Momonomics 101: How We Pay for War

10/16/2008 05:12 am ET | Updated Nov 17, 2011

As campaign rhetoric swirls over tax policies, this article is the first in a series called Momonomics, aimed at helping moms understand all of this economic jargon.

As a mother of four, I don't do lipstick, but I understand economic policy, having earned an MBA on a scholarship and graduated as the top woman in my class. Since I learned it myself, I am confident that you can learn it, too. And I promise, it won't be as boring as that Econ 101 class that you were inclined to skip as an undergrad!

So let's talk taxes, so that we can understand what our presidential candidates are saying about our economy.

In the US, we pay taxes so that the government has money to do its job. Taxes are collected by our government in order to pay for the services that we need (schools, roads, military, etc).

If the government doesn't collect enough in taxes from all of us (called taxpayer revenue), then they make up for the difference by borrowing money (taxpayer debt).

Anyone that owns a house is familiar with this logic already. To buy a house, we pay for part of it up front in cash, and then we borrow and pay interest on the rest (the mortgage) with an obligation to pay it off later.

In the last eight years, rather than collect more money from all of us up front, in the form of taxes, the government has been borrowing money to pay for the services that we need. As a matter of fact, the Congressional Budget Office just announced that this year alone, we've borrowed $246 billion.

Do you know how much $246 billion is? If you were to count one billion seconds (not 246 billion, but just one billion), it would take you 31.7 years of continuous counting. To get to two billion, would take 63.4 years, to get to three billion...well, you probably wouldn't live that long. So you wouldn't stand a chance of counting up to 246 billion. And that's how much we've borrowed this year alone.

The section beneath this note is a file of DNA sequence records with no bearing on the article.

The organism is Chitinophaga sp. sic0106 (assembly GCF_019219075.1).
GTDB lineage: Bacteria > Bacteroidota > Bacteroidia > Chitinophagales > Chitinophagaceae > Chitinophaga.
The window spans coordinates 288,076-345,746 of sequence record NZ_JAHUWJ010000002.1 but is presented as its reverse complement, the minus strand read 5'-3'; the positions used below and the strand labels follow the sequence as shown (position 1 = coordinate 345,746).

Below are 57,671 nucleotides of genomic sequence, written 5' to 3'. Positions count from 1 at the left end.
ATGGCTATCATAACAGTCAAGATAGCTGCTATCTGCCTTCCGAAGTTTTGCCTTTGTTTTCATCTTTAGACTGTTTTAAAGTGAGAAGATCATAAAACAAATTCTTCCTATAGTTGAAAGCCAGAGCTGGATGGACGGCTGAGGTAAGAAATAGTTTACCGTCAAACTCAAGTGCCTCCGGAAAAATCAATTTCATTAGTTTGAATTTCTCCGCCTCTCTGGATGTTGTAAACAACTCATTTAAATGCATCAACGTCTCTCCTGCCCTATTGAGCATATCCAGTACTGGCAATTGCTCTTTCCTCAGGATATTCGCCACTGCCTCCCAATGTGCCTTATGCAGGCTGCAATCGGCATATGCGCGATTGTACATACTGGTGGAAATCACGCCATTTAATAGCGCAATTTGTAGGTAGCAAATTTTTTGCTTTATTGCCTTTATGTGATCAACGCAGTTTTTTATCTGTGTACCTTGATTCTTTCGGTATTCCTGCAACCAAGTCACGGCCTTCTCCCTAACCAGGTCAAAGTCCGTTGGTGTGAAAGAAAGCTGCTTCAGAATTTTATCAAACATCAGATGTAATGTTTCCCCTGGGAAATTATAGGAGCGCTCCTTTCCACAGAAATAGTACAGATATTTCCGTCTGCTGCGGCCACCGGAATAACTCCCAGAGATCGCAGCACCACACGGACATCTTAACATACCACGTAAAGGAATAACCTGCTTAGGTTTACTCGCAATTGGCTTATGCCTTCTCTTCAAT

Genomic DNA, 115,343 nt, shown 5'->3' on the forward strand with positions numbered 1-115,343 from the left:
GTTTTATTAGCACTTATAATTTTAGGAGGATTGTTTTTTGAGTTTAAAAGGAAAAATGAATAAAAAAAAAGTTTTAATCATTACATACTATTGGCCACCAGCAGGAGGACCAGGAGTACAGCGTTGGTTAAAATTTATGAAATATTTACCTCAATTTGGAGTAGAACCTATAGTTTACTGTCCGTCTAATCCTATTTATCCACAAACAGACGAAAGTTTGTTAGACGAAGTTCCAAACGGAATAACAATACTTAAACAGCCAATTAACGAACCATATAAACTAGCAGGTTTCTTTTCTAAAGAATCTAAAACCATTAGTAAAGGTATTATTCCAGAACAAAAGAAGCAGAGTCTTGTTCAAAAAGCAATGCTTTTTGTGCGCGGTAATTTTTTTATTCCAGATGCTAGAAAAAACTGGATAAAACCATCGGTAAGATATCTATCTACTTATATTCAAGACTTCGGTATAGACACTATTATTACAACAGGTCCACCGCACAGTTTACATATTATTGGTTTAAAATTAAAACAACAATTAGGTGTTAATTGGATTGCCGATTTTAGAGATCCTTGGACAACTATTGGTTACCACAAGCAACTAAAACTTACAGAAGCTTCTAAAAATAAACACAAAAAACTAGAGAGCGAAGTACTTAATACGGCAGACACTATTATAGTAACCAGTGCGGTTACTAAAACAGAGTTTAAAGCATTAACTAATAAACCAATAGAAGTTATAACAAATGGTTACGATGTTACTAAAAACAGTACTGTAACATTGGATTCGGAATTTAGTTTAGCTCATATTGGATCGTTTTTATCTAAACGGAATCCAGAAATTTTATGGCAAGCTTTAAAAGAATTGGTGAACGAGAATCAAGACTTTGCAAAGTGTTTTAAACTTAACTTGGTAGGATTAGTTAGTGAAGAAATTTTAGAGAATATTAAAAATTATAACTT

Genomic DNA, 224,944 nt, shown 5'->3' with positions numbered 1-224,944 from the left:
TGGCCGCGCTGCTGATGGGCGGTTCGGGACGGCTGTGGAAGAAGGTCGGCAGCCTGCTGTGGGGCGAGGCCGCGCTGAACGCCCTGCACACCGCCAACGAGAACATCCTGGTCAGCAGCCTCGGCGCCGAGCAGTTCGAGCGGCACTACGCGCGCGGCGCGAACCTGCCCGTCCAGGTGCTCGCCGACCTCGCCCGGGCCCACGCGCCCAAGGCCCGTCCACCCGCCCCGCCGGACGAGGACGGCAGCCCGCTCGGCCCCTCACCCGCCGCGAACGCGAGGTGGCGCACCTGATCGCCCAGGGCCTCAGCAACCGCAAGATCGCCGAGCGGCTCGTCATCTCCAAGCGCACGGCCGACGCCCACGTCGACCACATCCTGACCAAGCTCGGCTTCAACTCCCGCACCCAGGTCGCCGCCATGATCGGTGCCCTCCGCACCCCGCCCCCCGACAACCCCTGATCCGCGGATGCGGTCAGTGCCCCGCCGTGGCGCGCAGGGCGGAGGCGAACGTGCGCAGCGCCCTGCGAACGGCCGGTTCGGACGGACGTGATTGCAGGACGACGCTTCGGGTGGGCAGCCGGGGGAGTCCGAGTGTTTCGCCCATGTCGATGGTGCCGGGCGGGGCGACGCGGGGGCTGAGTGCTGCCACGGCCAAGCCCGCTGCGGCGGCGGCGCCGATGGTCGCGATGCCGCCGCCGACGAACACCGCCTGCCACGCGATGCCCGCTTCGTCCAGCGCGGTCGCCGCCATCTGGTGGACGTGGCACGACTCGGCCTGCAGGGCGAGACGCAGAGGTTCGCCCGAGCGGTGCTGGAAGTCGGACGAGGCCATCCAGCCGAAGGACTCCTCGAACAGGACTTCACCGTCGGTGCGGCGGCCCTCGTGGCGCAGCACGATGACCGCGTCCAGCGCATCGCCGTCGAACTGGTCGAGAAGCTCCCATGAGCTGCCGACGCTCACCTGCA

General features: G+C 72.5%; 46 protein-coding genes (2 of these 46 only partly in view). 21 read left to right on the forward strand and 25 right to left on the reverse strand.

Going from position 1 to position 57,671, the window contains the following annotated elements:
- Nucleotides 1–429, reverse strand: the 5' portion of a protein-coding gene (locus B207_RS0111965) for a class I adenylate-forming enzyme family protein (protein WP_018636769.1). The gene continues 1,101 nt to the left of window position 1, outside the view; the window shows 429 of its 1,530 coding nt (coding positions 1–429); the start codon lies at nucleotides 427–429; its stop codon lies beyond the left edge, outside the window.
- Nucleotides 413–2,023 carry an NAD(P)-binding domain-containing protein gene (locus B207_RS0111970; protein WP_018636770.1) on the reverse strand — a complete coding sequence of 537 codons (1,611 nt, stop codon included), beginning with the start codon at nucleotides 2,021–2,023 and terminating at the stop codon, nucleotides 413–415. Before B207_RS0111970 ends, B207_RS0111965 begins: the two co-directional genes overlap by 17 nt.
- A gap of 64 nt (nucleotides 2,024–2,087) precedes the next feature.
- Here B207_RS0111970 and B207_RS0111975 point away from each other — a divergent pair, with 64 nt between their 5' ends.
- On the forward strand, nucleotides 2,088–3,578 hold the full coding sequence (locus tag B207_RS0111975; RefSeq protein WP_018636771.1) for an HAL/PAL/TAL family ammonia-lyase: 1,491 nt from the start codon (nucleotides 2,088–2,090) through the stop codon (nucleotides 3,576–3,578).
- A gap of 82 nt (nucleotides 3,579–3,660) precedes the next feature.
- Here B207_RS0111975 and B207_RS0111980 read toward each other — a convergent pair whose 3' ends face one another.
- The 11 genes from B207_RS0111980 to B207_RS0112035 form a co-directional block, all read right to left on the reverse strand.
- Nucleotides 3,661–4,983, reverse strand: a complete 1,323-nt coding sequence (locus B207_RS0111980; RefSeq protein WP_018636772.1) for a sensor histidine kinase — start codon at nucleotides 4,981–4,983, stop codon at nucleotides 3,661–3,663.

And like the loan you took out to pay for your house (your mortgage), we owe interest on this $246 billion loan.

Now add that new loan on top of what we have already borrowed as a country - which is almost 10 trillion dollars. A $10 trillion loan! Do you know how much $10 trillion is? Let's count seconds again like we did with one billion (it took 31.7, years remember?). Well, we have not been alive for even one trillion seconds. As a matter of fact, our Western civilization has not been around for a trillion seconds. One trillion seconds is 31,688 years. A trillion seconds ago, Neanderthals stalked the earth.

However, since we have borrowed almost $10 trillion, then as taxpayers, we now have a debt of almost 10 trillion dollars. Ten times the length of civilization. Pretty huge, huh?!

Our debt is so big that, by law, we have a limit on it so that we don't get in over our heads. The problem is that we're about to hit our spending limit. We're about to max out the limit on our national "credit card". But rather than reduce spending, Congress just passed a bill increasing our new limit to $10.6 trillion, allowing us to borrow even more.